I finally get to Ikea, as I’m making my way across the parking lot to the entrance, I notice a large sign that didn’t register my first time through: ‘Garantía de devolución.’ Signifying, I imagine, either a guarantee re: sales returns or a guarantee that your purchases will devolve — your choice. (Q: Are we not men? A: We are Devo.)

I find a person to help me order furniture. I pay for it, find a cart, find the furniture (boxed up in its component parts, as it must be thrown together at home), go through the check-out line, go through the line to arrange delivery. Then I buy a few items I can carry, and make the return trip to Madrid with them. That night the furniture shows up.

My new neighborhood has narrow streets with high population density — parking is tight. On my block in particular there is no parking at all, no room to pull over, and iron posts sunk into in the narrow sidewalk on both sides of the street to prevent any car from jumping the curb. Somehow the Ikea delivery guys found parking, loaded everything onto a cart, got it to my door and helped me wrestle it up four flights of stairs. (Another interesting feature of the new space: it’s a fifth-floor walk-up.) When I handed them a thousand peseta bill — maybe $5.50 American — they looked surprised. It’s a weird fact of life here that the Spaniards, generous in many ways, don’t tip much. I’m told that Spanish manual laborers make better wages than their American counterparts, but we’re still not talking an extravagant living. If they exert themselves as these guys did — efficiently, with great attitudes — they deserve something more.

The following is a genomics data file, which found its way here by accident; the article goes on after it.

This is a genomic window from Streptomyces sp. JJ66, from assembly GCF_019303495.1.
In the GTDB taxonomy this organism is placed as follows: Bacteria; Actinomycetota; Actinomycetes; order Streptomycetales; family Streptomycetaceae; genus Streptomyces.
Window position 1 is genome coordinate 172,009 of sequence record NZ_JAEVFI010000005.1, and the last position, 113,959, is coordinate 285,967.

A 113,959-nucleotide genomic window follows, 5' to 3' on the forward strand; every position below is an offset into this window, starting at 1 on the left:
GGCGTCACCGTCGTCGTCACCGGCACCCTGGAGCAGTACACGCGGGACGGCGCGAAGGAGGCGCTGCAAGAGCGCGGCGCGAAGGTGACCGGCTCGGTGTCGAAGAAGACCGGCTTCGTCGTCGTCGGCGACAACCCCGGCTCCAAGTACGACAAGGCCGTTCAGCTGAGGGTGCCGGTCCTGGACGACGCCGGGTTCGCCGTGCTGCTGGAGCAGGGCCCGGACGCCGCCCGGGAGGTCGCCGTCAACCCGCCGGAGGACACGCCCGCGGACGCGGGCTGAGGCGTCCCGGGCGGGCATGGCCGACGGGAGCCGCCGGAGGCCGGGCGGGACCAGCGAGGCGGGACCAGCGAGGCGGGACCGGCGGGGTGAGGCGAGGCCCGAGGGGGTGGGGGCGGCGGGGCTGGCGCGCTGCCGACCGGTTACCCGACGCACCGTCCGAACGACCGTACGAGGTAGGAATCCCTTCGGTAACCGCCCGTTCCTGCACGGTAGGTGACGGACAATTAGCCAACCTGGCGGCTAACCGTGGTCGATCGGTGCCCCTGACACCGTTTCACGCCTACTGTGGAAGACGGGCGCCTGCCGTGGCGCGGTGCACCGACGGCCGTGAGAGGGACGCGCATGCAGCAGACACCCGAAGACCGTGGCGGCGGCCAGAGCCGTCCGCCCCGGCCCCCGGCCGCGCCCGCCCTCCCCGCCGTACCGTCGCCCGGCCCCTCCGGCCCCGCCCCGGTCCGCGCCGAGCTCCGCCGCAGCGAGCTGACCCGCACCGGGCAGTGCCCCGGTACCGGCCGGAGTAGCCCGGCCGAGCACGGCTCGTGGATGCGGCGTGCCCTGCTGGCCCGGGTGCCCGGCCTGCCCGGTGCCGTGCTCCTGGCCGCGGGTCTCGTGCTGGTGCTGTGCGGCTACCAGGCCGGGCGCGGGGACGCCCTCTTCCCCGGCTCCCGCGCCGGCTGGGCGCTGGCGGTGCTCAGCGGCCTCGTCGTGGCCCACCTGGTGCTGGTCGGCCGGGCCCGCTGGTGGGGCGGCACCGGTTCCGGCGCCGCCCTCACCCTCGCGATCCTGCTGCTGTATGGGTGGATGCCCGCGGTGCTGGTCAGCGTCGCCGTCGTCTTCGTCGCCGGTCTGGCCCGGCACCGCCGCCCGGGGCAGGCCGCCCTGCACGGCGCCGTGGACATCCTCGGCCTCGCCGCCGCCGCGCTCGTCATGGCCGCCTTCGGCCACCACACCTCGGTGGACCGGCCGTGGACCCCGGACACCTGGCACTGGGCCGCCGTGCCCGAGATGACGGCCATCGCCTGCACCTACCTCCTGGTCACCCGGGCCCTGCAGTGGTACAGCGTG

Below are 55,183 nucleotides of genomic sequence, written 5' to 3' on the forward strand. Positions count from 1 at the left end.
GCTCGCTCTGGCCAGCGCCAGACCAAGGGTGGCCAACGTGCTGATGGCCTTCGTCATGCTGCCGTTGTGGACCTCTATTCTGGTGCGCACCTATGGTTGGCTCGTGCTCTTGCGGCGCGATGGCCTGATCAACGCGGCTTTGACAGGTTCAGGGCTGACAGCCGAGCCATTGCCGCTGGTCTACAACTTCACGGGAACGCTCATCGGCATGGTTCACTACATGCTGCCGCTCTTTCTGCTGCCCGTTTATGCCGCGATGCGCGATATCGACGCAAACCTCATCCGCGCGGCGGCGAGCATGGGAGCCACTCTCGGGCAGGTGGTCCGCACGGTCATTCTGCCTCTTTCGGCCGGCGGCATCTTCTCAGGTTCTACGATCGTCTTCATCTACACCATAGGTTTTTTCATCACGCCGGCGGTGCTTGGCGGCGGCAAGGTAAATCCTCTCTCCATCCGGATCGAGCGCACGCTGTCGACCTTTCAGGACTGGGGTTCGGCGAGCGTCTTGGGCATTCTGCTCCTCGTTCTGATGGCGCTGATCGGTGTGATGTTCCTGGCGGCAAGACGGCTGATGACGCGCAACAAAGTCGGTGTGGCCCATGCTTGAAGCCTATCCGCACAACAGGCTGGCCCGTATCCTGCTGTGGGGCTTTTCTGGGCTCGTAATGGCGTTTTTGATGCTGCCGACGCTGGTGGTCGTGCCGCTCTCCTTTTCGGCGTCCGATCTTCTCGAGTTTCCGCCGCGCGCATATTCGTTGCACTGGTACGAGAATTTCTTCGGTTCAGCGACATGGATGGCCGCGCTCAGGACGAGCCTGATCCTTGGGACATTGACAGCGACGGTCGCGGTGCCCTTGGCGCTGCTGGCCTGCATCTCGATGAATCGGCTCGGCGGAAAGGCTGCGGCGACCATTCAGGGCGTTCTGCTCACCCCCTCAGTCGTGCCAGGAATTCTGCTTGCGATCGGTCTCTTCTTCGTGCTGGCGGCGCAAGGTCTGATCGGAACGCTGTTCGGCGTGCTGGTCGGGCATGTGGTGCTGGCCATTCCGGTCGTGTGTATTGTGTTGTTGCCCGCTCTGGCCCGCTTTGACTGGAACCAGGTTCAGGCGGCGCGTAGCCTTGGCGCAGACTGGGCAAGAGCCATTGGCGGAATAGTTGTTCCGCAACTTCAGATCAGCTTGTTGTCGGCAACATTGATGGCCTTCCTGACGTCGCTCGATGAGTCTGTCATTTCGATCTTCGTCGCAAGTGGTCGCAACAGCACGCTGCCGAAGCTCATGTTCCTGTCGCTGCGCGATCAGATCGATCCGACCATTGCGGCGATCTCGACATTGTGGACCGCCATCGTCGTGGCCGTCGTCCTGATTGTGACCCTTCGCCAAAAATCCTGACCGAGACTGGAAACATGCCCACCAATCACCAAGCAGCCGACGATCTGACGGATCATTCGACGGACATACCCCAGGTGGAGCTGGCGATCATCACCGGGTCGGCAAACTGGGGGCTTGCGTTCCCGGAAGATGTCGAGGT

But I babble.

I assembled the furniture (feeling suitably manly), the apartment continues to become a living space. Most of my stuff from the other flat is now here, with one significant omission — the CD player/boombox. That arrives later today and should make a serious difference.